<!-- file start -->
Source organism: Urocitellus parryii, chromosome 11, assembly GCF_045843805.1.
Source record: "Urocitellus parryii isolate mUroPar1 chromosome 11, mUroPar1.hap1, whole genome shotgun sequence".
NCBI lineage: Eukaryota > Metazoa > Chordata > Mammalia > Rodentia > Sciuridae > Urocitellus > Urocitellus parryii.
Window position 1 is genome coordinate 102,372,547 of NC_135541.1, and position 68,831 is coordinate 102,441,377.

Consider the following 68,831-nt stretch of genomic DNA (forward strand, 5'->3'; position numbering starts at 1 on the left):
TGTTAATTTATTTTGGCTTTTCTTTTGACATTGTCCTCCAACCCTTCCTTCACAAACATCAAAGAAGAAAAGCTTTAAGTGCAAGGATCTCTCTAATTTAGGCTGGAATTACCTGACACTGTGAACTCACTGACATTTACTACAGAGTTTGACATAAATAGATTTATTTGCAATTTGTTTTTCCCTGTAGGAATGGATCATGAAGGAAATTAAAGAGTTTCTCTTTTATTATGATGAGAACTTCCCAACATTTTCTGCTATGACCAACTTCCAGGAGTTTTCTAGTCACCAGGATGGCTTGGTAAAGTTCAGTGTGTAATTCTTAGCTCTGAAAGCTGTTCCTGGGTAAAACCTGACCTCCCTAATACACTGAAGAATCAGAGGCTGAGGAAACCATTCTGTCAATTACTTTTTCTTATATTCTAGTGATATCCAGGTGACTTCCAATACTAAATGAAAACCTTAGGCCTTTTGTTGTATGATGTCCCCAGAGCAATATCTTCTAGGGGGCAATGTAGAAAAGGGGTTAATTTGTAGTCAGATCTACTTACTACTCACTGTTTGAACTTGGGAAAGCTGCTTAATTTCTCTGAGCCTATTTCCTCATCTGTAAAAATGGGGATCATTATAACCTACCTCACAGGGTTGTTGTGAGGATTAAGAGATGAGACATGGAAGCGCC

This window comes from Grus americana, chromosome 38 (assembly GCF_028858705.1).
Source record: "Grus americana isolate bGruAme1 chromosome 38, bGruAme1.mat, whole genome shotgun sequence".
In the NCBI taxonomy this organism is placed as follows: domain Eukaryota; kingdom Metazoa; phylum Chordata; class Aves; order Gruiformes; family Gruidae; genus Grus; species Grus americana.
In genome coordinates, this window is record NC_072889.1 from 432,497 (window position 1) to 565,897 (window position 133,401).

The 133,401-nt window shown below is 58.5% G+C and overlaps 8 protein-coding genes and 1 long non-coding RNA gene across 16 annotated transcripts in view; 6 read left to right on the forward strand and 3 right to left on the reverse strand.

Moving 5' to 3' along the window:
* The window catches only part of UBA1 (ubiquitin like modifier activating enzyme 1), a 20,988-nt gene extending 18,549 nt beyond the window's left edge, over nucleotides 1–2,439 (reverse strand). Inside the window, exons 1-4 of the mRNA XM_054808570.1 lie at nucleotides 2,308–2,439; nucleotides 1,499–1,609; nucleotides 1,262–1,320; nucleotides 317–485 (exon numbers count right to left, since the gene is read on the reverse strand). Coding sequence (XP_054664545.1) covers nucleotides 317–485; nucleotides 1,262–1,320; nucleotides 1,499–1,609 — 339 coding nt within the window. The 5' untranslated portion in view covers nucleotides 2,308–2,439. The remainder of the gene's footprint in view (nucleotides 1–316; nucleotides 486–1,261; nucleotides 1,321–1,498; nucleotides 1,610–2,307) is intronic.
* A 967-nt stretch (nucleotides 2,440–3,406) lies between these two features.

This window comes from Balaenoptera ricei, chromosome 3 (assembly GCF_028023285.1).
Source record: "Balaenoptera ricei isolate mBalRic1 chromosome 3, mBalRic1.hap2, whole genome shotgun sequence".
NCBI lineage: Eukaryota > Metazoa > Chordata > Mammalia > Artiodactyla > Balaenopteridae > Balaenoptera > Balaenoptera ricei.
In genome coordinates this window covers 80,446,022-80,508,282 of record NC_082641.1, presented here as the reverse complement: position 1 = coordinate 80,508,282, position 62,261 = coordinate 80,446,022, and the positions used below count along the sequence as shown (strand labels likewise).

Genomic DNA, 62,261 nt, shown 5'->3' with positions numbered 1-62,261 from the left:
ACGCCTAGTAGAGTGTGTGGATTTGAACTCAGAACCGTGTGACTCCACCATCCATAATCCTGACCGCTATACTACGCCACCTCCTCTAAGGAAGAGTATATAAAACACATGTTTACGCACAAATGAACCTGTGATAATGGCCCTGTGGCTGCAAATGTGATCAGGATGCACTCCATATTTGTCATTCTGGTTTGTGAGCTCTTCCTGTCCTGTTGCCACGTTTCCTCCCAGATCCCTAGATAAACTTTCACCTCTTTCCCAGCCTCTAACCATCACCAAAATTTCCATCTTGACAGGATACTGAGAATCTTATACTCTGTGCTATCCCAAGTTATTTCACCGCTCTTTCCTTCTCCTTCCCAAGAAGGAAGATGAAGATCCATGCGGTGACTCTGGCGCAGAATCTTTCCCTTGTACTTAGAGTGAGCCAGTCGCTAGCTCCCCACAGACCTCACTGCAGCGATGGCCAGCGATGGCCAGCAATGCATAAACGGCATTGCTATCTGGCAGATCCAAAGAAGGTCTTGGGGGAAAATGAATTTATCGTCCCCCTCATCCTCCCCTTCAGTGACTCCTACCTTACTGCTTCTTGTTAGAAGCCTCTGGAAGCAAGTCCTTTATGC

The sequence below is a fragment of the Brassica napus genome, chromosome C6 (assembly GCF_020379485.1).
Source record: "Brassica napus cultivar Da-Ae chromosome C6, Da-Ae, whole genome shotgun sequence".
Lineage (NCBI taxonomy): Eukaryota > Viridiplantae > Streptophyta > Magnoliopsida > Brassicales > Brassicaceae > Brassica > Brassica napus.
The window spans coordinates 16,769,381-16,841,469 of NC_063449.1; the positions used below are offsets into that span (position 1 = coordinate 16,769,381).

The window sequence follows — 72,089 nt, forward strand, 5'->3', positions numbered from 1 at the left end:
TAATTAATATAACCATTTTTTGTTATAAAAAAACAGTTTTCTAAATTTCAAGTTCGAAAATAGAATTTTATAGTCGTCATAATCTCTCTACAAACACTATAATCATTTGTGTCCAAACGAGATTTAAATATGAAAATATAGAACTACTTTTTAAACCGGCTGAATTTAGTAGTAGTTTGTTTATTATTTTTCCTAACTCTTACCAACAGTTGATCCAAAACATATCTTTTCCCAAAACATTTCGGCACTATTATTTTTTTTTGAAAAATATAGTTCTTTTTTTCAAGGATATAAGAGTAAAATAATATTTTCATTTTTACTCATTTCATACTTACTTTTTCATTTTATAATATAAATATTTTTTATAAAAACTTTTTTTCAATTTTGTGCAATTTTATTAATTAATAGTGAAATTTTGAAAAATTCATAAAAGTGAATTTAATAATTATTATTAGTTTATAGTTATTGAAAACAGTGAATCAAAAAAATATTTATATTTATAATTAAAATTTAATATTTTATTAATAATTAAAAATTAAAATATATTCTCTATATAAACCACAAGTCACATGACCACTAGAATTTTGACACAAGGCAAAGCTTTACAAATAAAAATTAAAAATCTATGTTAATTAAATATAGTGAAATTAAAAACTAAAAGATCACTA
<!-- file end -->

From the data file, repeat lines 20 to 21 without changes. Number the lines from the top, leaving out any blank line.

ACGCCTAGTAGAGTGTGTGGATTTGAACTCAGAACCGTGTGACTCCACCATCCATAATCCTGACCGCTATACTACGCCACCTCCTCTAAGGAAGAGTATATAAAACACATGTTTACGCACAAATGAACCTGTGATAATGGCCCTGTGGCTGCAAATGTGATCAGGATGCACTCCATATTTGTCATTCTGGTTTGTGAGCTCTTCCTGTCCTGTTGCCACGTTTCCTCCCAGATCCCTAGATAAACTTTCACCTCTTTCCCAGCCTCTAACCATCACCAAAATTTCCATCTTGACAGGATACTGAGAATCTTATACTCTGTGCTATCCCAAGTTATTTCACCGCTCTTTCCTTCTCCTTCCCAAGAAGGAAGATGAAGATCCATGCGGTGACTCTGGCGCAGAATCTTTCCCTTGTACTTAGAGTGAGCCAGTCGCTAGCTCCCCACAGACCTCACTGCAGCGATGGCCAGCGATGGCCAGCAATGCATAAACGGCATTGCTATCTGGCAGATCCAAAGAAGGTCTTGGGGGAAAATGAATTTATCGTCCCCCTCATCCTCCCCTTCAGTGACTCCTACCTTACTGCTTCTTGTTAGAAGCCTCTGGAAGCAAGTCCTTTATGC

The sequence below is a fragment of the Brassica napus genome, chromosome C6 (assembly GCF_020379485.1).